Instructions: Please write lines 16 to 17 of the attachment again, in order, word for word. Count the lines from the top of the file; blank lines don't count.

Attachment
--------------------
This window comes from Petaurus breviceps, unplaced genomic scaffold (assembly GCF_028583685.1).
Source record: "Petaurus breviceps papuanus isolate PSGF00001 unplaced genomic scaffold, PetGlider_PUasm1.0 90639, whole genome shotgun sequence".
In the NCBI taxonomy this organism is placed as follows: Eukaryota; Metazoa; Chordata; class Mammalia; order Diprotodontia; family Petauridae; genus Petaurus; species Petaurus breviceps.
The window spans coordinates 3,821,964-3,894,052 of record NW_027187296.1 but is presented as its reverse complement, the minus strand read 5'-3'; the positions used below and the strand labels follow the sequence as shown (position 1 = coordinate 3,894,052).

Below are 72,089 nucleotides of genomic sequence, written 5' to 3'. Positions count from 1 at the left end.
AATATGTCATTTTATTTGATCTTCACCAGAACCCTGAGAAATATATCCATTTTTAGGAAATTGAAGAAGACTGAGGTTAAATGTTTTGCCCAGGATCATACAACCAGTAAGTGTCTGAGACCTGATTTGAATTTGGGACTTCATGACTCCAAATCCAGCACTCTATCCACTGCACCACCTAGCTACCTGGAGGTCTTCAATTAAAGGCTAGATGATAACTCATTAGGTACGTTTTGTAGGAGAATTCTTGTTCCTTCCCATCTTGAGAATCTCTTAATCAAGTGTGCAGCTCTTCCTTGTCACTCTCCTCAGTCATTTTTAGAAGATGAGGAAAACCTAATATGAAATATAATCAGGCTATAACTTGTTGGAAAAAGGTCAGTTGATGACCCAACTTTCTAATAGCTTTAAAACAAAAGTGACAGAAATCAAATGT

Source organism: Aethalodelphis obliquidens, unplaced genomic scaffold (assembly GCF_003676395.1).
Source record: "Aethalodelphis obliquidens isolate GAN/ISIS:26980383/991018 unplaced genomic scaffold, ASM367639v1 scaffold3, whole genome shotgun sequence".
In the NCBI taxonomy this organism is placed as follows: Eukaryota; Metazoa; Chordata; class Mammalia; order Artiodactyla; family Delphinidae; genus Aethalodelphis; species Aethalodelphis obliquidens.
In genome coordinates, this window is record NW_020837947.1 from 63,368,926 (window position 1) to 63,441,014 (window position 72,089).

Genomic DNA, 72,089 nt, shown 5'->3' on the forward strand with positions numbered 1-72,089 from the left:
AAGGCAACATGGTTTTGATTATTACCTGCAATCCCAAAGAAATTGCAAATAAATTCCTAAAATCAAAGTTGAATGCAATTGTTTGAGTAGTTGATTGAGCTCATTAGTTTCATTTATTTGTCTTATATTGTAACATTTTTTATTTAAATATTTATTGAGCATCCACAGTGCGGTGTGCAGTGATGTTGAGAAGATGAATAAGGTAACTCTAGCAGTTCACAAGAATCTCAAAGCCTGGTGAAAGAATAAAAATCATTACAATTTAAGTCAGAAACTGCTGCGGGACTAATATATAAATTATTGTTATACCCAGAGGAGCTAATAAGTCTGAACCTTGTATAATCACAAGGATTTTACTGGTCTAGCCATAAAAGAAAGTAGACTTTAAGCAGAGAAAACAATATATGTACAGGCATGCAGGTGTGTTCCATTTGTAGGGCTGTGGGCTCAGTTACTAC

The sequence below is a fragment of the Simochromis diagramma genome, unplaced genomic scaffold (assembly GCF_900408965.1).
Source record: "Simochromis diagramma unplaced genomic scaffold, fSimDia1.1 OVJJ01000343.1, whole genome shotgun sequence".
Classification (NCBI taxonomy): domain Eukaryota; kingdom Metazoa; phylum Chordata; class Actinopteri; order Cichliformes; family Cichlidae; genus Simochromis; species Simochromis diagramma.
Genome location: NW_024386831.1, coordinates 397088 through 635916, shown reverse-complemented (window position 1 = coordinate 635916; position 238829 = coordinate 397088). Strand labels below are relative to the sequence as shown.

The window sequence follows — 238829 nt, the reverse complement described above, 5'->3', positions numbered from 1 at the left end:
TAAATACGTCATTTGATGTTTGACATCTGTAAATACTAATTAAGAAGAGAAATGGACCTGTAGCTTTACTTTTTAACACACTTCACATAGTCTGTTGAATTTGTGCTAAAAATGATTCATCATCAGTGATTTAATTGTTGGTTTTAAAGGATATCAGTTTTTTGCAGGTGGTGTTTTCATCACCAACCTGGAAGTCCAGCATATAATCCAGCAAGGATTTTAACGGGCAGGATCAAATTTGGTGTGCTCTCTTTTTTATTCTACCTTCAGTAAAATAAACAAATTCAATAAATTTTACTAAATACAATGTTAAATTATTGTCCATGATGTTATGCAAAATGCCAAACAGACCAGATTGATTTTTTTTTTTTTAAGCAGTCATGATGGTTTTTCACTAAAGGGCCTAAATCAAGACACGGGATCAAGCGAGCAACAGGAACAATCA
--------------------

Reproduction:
Genome location: NW_024386831.1, coordinates 397088 through 635916, shown reverse-complemented (window position 1 = coordinate 635916; position 238829 = coordinate 397088). Strand labels below are relative to the sequence as shown.

The window sequence follows — 238829 nt, the reverse complement described above, 5'->3', positions numbered from 1 at the left end: